Australia lagging behind on food policy: Report

Experts have called on Australia to overhaul its food system so as to improve the nation's health, reports Xinhua. 

In a report published on Thursday, the Australian National University and the Commission for the Human Future made a series of recommendations on how to reform Australia's food policy. 

It found that the negative impacts of the current food system was costing the Australian economy 87 billion Australian dollars (63.7 billion U.S. dollars) per year, including 62 billion Australian dollars (45.4 billion U.S. dollars) from obesity, 21 billion Australian dollars (15.3 billion U.S. dollars) from food waste and 4 billion Australia dollars (2.9 billion U.S. dollars) from lost agricultural productivity. 

It criticized the federal government for "lagging behind Western partners on food policy" and made seven reform recommendations across governance, urban food production, industry policy, nutrition, research and education, soil health and water management. 

According to the report, which was produced by 45 experts, the reforms would guarantee the security of 1 million jobs and grow the value of the food chain.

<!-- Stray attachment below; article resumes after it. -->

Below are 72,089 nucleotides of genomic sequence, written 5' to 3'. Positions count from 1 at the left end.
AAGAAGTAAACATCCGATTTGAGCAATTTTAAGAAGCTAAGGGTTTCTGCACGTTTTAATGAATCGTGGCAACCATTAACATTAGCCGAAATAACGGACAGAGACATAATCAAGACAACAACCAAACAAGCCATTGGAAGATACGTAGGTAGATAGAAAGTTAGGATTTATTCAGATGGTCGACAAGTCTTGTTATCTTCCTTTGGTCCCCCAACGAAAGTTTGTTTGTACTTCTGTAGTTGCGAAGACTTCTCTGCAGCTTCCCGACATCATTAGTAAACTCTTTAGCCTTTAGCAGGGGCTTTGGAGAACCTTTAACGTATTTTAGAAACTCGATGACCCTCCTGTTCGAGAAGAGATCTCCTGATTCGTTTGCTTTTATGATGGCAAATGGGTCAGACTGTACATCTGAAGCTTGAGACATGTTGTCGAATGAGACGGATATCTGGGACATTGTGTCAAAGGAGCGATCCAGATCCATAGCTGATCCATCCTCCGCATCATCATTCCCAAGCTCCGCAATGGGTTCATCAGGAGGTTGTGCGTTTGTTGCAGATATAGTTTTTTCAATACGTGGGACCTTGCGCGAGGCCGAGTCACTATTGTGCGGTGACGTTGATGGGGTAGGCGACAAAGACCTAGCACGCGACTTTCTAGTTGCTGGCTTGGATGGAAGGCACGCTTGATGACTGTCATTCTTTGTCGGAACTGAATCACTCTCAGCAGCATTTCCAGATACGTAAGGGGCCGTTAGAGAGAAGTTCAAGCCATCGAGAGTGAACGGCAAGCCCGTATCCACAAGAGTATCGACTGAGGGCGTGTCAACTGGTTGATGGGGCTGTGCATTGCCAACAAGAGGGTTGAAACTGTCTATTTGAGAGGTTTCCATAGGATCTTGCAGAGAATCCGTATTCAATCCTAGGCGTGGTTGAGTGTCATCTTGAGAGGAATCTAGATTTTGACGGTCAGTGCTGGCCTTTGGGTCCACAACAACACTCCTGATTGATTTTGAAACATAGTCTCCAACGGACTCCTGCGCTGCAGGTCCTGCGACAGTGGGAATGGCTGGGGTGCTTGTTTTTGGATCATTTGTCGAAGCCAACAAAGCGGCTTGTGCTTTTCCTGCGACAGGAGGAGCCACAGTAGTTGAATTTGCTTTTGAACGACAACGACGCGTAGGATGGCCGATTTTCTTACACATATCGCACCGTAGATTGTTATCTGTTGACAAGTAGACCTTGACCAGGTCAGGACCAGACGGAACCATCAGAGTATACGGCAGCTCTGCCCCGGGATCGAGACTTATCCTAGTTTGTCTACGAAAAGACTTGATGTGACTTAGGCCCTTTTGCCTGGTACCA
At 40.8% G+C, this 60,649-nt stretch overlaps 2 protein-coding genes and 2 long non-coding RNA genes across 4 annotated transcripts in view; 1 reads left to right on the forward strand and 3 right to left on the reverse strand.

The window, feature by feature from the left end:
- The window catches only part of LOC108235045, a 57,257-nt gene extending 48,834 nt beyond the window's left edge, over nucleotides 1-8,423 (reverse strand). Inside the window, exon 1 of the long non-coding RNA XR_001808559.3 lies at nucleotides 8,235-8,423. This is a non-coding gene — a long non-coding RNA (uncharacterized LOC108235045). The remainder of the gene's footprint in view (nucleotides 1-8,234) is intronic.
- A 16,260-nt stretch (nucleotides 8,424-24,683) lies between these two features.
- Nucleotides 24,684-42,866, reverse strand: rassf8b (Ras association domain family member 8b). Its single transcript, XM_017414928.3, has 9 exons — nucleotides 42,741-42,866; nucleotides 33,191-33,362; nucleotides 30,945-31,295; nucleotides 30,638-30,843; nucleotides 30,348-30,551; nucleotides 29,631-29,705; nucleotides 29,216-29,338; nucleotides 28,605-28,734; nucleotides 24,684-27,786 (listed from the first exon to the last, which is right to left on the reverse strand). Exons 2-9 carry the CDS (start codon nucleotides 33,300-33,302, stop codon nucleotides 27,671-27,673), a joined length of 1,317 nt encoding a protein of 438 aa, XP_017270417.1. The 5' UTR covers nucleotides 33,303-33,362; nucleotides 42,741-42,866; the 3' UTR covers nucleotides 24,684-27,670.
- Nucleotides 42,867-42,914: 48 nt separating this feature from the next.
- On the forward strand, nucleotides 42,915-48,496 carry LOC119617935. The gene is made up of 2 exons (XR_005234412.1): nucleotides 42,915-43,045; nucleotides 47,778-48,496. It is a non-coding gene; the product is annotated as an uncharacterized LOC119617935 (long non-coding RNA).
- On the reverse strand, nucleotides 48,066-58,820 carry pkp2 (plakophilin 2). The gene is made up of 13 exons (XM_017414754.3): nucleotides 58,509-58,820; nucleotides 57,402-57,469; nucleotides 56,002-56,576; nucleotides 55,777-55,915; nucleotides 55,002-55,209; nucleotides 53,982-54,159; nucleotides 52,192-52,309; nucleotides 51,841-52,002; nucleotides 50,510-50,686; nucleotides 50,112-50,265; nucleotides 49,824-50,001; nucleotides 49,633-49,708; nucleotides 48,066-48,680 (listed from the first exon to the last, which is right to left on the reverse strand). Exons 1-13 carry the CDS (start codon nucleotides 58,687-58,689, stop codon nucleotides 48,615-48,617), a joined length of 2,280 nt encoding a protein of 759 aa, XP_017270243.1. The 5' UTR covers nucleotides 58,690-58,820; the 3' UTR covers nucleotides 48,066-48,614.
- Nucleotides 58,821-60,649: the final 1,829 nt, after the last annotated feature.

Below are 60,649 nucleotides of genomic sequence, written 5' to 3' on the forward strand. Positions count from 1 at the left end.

"Food is the most interconnected policy issue any government faces. It touches on just about every major policy portfolio. But no one in government owns it," Paul Barratt, deputy chairman of the Commission for the Human Future, said in a media release. 

"Meanwhile, Australia and its people continue to suffer poor health, environmental and economic results. The government must lead and drive national efforts towards a system that benefits all participants in the food supply chain." 

"We propose a strategic food policy based on four pillars; health, sustainability, economic viability and resilience. In the short run, there may need to be trade-offs between them. But in the long-run, they mutually reinforce to benefit all Australians -- farmers, producers, processors, retailers, employees, communities and individuals."